The car park is to the side of the hotel; notify the hotel in advance if you’d like to reserve a free parking space.

Worth getting out of bed for

Get away from it all in the light-filled library – claim one of the high-backed sofas and a book from the shelves, or order up drinks and a bite to eat from the bar. The black-and-white photographs of 1960s Oxford that line the library walls were taken by Paddy Summerfield and, like all of the works in the hotel, are part of the owner’s extensive private art collection. Don’t miss the decadent afternoon tea – there are three pinky-lift-worthy options to choose from: a tiny-cake-laden high tea, a savoury afternoon tea with finger sandwiches and blue-cheese scones, and a celebration tea with champagne for special occasions (or to make any old Tuesday extra sparkly). 

The Pitt Rivers Museum is five minutes away on foot – natural-history buffs (and little Smiths) can take a gander at the standing exhibit that Lewis Carroll gleaned inspiration from. Make your way to the blue gates of Trinity College to embark on a walking tour of the town – take your pick from history, literary or haunted highlights of Oxford. For a birds-eye-view of the city centre, climb St Mary’s Tower. Art enthusiasts can check on the latest installation at the Ashmolean Museum of Art and Archaeology or Modern Art Oxford and bibliophiles can peruse the stacks of multi-level bookshop Blackwell’s in search of a scholarly souvenir. Visit the Bodleian Library and Christ Church College for centuries of scholarly history and a peek at a handful of Harry Potter film sites.

Local restaurants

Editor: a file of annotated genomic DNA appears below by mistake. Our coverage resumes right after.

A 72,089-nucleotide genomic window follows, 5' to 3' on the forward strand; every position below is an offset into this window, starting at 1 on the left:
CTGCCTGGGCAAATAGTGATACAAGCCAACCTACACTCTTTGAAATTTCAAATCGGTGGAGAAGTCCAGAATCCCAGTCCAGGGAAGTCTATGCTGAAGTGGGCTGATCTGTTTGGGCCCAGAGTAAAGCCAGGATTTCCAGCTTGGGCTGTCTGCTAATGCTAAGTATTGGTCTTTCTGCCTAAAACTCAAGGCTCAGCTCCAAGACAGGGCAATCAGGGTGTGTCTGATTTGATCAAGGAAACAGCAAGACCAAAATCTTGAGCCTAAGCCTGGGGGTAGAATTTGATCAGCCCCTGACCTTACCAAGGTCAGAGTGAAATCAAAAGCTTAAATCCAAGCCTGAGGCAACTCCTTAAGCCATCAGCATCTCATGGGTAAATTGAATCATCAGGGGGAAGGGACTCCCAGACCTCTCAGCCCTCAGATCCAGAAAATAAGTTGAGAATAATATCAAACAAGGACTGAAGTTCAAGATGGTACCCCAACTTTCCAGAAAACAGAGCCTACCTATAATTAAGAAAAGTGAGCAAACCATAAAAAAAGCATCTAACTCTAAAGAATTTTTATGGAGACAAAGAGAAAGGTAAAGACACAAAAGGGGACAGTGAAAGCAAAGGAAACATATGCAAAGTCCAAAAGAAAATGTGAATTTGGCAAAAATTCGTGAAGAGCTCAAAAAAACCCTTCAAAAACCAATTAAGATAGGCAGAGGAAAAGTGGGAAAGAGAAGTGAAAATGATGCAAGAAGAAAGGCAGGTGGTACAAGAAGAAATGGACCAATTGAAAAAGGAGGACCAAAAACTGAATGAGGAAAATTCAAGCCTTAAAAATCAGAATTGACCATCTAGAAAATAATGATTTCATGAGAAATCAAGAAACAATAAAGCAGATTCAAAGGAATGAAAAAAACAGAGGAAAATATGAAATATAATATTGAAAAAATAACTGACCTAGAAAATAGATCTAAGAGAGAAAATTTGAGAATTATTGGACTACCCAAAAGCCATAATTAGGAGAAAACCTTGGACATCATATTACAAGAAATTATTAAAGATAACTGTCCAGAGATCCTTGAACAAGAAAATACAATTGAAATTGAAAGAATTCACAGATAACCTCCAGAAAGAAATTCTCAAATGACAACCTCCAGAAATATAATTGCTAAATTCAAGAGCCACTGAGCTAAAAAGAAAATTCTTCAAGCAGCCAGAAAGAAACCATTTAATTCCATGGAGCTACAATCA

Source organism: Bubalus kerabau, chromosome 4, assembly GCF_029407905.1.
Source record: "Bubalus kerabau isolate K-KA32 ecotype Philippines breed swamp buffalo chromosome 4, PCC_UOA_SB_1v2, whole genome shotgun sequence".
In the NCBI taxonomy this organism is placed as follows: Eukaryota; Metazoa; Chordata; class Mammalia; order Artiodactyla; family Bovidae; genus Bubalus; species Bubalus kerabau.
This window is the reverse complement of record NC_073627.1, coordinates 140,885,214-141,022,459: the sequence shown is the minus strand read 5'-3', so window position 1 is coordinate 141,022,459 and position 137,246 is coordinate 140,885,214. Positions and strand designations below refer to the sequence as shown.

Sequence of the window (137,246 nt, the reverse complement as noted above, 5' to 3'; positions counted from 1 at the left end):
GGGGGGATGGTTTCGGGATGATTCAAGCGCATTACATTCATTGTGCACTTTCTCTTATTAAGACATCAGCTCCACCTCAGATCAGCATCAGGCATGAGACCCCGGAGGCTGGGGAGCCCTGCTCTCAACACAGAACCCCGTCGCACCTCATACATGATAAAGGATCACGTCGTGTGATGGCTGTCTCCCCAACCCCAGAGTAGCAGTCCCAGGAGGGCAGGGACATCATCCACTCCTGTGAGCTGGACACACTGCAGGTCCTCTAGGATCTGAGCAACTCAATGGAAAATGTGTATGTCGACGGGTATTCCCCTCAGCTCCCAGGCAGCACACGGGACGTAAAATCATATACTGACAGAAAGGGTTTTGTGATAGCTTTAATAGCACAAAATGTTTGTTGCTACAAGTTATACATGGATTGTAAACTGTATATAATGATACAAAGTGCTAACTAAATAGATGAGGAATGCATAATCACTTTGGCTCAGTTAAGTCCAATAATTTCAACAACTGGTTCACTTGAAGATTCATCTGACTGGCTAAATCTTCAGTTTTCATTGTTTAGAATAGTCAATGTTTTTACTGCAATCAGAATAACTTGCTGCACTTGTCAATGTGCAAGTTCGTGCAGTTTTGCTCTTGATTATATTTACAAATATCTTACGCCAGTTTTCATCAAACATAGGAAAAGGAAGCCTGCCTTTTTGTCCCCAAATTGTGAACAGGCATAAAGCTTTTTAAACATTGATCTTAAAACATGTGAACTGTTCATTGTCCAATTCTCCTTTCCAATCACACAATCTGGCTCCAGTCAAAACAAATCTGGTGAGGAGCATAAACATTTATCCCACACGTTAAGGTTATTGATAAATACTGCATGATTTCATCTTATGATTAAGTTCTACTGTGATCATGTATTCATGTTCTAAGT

Book a table in the glass conservatory at Gee’s for breakfast or weekend brunches of crashed eggs with chorizo, morcilla and scrambled eggs on Pugliese toast or poached egg favourites. Save room for breakfast dessert – prettily plated home-made banana bread. Need a sweet treat while exploring the city? Swing by G&D’s on Little Clarendon Street for made-in-house ice creams. The flavour list changes daily, but the blackcurrant and honey Black Beauty and chocolate-laced Dimebar crunch are steadfast favourites. On warm summer days, walk along the river to The Trout Inn, a 17th-century pub with a sprawling riverside terrace just north of Oxford. Settle in for drinks and leisurely lunches of classic pub fare. For dinner in Oxford’s pretty city centre, make your way to the hotel’s sister restaurant Quod. Start with potted crab on sourdough toast or the risotto of the day before moving on to mains of Hereford steak, classic pizzas or ginger-topped cod.

Local bars

Literary references abound at Oxford’s drinking establishments. Trundle down the street to the Lamb & Flag pub – where Thomas Hardy wrote the bulk of Jude the Obscure – or drink like an ‘Inkling’ at its across-the-street-neighbour the Eagle & Child, the iconic Oxford pub where Tolkein and Lewis reportedly each kept a spare pair of slippers. Cocktail bar The Duke of Cambridge is a graduation cap’s toss from the hotel, down Little Clarendon Street, and trendy Raoul’s is a few shops down the road in Jericho.


Photos Old Parsonage Hotel reviews

Anonymous review

Every hotel featured is visited personally by members of our team, given the Smith seal of approval, and then anonymously reviewed. As soon as our reviewers have returned from this boutique hotel in Oxfordshire and unpacked their Tolkien paperbacks and walking-tour maps, a full account of their boutique break will be with you. In the meantime, to whet your wanderlust, here's a quick peek inside Old Parsonage Hotel in Oxford… 

Former residents of the Old Parsonage have included a wig maker, not one but two mayors of Oxford, a sculptor and assorted maltsters and chefs; although the original arched wooden door and the crackling fireplace in the stone hearth would initially lead these residents to believe nothing’s amiss, they’d soon catch eyes with one of the hotel’s many, many portraits. There’s no doubt about it – from its art-lined walls down to its houndstooth carpets, this sleek English country house is now for the modern set. Jump gleefully into your bed, set up camp in the light-filled library to work on the next great novel or tuck into decadent afternoon tea after a morning spent marvelling at the spired city centre. In the evening, kick back with a digestif by the fireplace or outside in the private courtyard and tip your (graduation) cap to yourself for finding this delightful boutique Oxford stay.

Price per night from $240.08